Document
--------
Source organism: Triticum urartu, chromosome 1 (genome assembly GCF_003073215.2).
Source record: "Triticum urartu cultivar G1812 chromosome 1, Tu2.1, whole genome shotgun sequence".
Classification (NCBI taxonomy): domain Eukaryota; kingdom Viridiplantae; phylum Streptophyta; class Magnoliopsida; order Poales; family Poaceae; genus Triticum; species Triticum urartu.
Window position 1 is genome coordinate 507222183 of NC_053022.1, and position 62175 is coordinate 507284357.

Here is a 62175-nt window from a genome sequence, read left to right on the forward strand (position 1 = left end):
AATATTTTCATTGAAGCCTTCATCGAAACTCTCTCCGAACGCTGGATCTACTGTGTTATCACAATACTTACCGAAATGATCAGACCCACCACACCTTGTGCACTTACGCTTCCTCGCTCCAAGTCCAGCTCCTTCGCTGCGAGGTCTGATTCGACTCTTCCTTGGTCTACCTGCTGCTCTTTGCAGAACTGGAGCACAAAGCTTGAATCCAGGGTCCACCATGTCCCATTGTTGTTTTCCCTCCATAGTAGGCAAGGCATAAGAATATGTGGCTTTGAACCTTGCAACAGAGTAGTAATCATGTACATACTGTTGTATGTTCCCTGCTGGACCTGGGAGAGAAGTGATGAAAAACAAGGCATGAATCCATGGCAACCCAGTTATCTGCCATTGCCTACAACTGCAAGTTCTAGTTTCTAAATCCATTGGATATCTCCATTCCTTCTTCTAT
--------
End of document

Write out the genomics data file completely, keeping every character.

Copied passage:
Source organism: Triticum urartu, chromosome 1 (genome assembly GCF_003073215.2).
Source record: "Triticum urartu cultivar G1812 chromosome 1, Tu2.1, whole genome shotgun sequence".
Classification (NCBI taxonomy): domain Eukaryota; kingdom Viridiplantae; phylum Streptophyta; class Magnoliopsida; order Poales; family Poaceae; genus Triticum; species Triticum urartu.
Window position 1 is genome coordinate 507222183 of NC_053022.1, and position 62175 is coordinate 507284357.

Here is a 62175-nt window from a genome sequence, read left to right on the forward strand (position 1 = left end):
AATATTTTCATTGAAGCCTTCATCGAAACTCTCTCCGAACGCTGGATCTACTGTGTTATCACAATACTTACCGAAATGATCAGACCCACCACACCTTGTGCACTTACGCTTCCTCGCTCCAAGTCCAGCTCCTTCGCTGCGAGGTCTGATTCGACTCTTCCTTGGTCTACCTGCTGCTCTTTGCAGAACTGGAGCACAAAGCTTGAATCCAGGGTCCACCATGTCCCATTGTTGTTTTCCCTCCATAGTAGGCAAGGCATAAGAATATGTGGCTTTGAACCTTGCAACAGAGTAGTAATCATGTACATACTGTTGTATGTTCCCTGCTGGACCTGGGAGAGAAGTGATGAAAAACAAGGCATGAATCCATGGCAACCCAGTTATCTGCCATTGCCTACAACTGCAAGTTCTAGTTTCTAAATCCATTGGATATCTCCATTCCTTCTTCTAT